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What next for mortality assumptions?
Author Stuart McDonald Posted on July 14, 2021 18:50
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I was flattered to be asked to be one of the Pension Playpen All Stars - thank you to Steve and Henry for the invitation!


As an actuary specialising in life and health risks (as well as policyholder behaviour) you can expect most of my future blogs to have a focus on pension scheme or general population mortality.


Over the last 18 months my focus has unsurprisingly been on the COVID-19 pandemic and its impact on our health and mortality. Last year I co-founded the COVID-19 Actuaries Response Group, which I continue to co-Chair.


Actuaries will spend many years poring over the various impacts of the pandemic on demographics. Just thinking about future mortality rates there are numerous competing factors we'll need to allow for.


There is a healthy survivor effect which arises from forward mortality displacement (sometimes rather brutally referred to as "harvesting"). If the more frail members of a population (or pension scheme) were lost to COVID in 2020/21 then the remaining population would be expected to be healthier, all else being equal.


Of course all else is not equal. Millions of us have been exposed to a virus, the long term effects of which are unknown. We already have between one and two million people self-reporting symptoms of "Long COVID". We cannot know how long such health issues will persist, or what other issues may arise in the future. Might we see a damaged generation? This was reported to be the case after the 1918/19 Spanish Flu pandemic, which was followed by decades of elevated cardiovascular deaths.


Meanwhile we have the effects of delays to NHS screenings and treatments. The backlogs may take years to clear. I have little patience with those claiming that such delays made a meaningful contribution to the elevated mortality we saw last year, or over the winter period. Unfortunately, this pain is still to come.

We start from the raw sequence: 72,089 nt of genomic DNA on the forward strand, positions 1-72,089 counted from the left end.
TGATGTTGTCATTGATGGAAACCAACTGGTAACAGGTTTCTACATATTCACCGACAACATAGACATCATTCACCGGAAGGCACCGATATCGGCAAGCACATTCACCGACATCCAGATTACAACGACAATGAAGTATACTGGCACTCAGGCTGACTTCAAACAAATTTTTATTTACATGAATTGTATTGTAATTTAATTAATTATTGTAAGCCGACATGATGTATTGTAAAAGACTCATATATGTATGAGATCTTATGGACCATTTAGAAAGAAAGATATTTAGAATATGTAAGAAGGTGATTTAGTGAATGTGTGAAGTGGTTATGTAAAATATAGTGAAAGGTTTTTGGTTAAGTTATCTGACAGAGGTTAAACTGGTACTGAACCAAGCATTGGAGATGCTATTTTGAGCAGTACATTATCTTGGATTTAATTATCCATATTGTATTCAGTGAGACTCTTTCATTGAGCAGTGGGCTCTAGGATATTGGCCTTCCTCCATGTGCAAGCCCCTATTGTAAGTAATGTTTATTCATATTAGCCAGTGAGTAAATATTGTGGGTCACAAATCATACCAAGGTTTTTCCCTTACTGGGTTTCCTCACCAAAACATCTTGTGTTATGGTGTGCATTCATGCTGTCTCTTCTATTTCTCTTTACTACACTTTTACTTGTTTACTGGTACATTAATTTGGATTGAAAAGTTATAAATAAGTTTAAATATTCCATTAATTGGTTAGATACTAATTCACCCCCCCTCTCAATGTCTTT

There is also the economy, which has a complicated relationship with life expectancy. Somewhat counterintuitively, studies have repeatedly shown that recessions can increase life expectancy in the short term. Longer term though a stronger economy should result in better life expectancy so long as political priorities give appropriate focus to health and social care. How the economy will respond and change in the years ahead is not easy to (reliably!) forecast.


Perhaps though, it is too early to focus on these longer term issues. We are facing a third wave of infections in the UK, with cases and now hospitalisations rising exponentially and a Government who are bullish about reopening on 19 July. There is significant uncertainty in the modelling presented recently to SAGE - while the best-case scenarios suggest few excess deaths compared to past waves, more pessimistic scenarios indicate than tens of thousands more COVID deaths are a very real possibility in the year ahead. We have had a hugely successful vaccine rollout, but significant proportion of the population is not yet fully vaccinated, and vaccines don't offer complete protection.


The COVID-19 Actuaries Response Group will continue to provide expert analysis and comment on our website Bulletins | COVID-19 Actuaries Response Group (covid-arg.com) and social media feeds. I will also blog here when I can - even if on occasion that is just a reposting or a link to something relevant there. Keep safe.